By Katie Riley
Don’t underestimate how a visit to a nature center might affect your child’s future.
When Ben Gardner, 16, of Millersville, first visited Jug Bay Wetlands Nature Center with his first-grade class 10 years ago, it confirmed his lifelong passion for ecology.
“I had always been interested in nature since I was really little,” he says. “But going there and experiencing it firsthand, rather than reading about it in a book, was life-changing for me.”
Now a volunteer with the internship program at the National Aquarium in Baltimore, Gardner plans to study ecology in college. And he still enjoys visits to Jug Bay whenever he can get there.
“It’s just an all-around cool place to go,” he says. “The water, trails and wildlife are incredible.”
The Chesapeake region boasts many nature centers ideal for families who want to get in touch with their natural surroundings. Check out our list below for an experience only Mother Nature can offer. Click through to the end of the story for specifics on each center.
Jug Bay Wetlands Sanctuary
With 2,000 acres of tidal freshwater wetlands, forest, meadows and fields along the Patuxent River, Jug Bay is a nature-lovers paradise.
Start your journey at the Nature Play Space outside of the Visitor’s Center, where kids can delight in the sunken canoe, musical instruments made from natural materials and a cave made entirely from sticks. Head to the neighboring Glendening Preserve and walk the 460-foot boardwalk that leads to the Pine Barrens sandy area, where families can view unusual ground-dwelling insects that populate this rare terrain.
The miles of trails and boardwalks at Jug Bay are home to inhabitants of many species, and families can learn about them inside the Visitor’s Center through hands-on games and activities. There are also box turtles and stream fish that live in the center. Jug Bay offers a variety of public programs and field trips that promote environmental investigation.
Jug Bay has also been designated a “Nationally Important Birding Area” by the National Audubon Society, and the Saturday morning bird walk is a popular attraction for families who want to see feathered friends up close. First Saturday of the month.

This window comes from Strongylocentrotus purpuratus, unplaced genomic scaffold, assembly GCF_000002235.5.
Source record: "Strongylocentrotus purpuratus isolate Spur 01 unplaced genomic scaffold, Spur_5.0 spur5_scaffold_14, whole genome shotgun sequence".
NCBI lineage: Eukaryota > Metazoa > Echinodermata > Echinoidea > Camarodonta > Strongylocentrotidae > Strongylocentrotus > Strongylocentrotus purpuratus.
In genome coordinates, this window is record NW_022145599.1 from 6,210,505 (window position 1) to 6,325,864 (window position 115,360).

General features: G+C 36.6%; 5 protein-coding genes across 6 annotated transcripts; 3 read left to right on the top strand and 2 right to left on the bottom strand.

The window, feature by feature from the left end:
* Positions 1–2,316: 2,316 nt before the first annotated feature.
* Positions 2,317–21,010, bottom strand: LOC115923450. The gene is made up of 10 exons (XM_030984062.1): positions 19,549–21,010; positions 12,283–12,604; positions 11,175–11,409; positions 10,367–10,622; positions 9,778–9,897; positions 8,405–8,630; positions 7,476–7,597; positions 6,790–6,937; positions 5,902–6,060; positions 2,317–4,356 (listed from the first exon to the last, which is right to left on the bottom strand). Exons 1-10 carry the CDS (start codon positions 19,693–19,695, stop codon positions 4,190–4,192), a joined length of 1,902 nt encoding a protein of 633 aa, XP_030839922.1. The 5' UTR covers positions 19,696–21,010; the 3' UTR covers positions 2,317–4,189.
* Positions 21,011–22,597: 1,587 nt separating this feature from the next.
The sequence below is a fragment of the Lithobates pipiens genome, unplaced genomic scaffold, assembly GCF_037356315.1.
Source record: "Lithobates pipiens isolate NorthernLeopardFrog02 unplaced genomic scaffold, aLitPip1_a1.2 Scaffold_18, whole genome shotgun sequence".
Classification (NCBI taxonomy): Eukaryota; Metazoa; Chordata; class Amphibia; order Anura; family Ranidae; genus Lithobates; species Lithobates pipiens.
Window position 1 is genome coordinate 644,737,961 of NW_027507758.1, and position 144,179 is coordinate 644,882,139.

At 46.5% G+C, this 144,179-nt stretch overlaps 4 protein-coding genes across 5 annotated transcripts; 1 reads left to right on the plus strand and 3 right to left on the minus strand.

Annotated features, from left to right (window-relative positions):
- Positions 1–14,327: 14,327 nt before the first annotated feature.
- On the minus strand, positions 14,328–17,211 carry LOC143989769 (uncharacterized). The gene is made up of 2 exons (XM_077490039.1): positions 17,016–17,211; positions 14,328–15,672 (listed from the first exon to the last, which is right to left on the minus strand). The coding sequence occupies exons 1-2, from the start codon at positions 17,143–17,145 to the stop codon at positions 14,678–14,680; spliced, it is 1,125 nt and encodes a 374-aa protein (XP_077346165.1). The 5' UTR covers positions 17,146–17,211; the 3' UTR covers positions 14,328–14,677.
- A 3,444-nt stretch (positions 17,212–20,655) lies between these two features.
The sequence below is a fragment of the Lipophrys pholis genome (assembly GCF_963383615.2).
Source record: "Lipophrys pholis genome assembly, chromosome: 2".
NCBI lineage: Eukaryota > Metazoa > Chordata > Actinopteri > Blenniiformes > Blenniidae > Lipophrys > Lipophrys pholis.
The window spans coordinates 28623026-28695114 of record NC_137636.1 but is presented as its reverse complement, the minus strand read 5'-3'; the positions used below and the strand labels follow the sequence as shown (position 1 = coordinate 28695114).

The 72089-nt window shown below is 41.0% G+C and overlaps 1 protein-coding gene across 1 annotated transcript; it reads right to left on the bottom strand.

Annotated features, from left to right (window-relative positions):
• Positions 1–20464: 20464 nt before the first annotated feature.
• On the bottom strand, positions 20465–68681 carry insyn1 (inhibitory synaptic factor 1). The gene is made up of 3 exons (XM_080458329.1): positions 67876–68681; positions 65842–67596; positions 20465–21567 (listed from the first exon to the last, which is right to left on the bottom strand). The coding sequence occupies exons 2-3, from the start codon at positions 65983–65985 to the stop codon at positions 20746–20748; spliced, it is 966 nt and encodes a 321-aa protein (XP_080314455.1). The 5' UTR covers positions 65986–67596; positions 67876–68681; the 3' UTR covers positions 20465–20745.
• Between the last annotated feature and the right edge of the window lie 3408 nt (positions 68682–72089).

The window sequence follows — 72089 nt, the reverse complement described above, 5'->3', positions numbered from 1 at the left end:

Smithsonian Environmental Research Center (SERC)
There is a reason teacher Amy Santini has taken her fourth-grade students to SERC annually for the past 10 years.
“Kids have an inherent understanding that they need to take care of the world,” she says. “Getting out in nature allows them to see how they impact the environment firsthand.”
At SERC, families can explore this idea on land or water. Three trails span meadows, swamps and the riverfront for families looking to hike. History buffs should check out the Contees Wharf trail that crosses through the ruins of the 16th-century Contees Wharf Farm. Keep the kids engaged by geocaching — using cellphones or GPS to find “treasure” boxes hidden along the trails. Kayaking and canoeing are popular attractions.
At the Reed Education Center kids can visit with “Dinky” the Maryland Diamondback Terrapin and view the fish and Maryland Blue Crabs caught from the shores outside the center.
SERC periodically offers classes and programs for kids, including Citizen Science activities for older children. There are also summer programs and activities.
Chesapeake Bay Environmental Center
A visit to The Chesapeake Bay Environmental Center in Grasonville offers families more than 600 acres of unspoiled wetlands to play and discover.
Surrounded by water on all sides, the center allows families to rent kayaks and encourages exploration of the many water trails throughout the property. Hike the 10 different trails across boardwalks and beaches, or opt for one of the many birding classes that search for local osprey and owls.
The center offers weekly classes for young visitors, such as the Preschool Gardening series that gives kids a chance to dig in the gardens. The weekly Creepy Crawlers series lets kids interact with live animals and learn about nature, and both educational offerings include a hike, story time and snack.
Young explorers will want to take advantage of the center’s geocaching coordinates to find the 20 caches hidden throughout the property.
Irvine Nature Center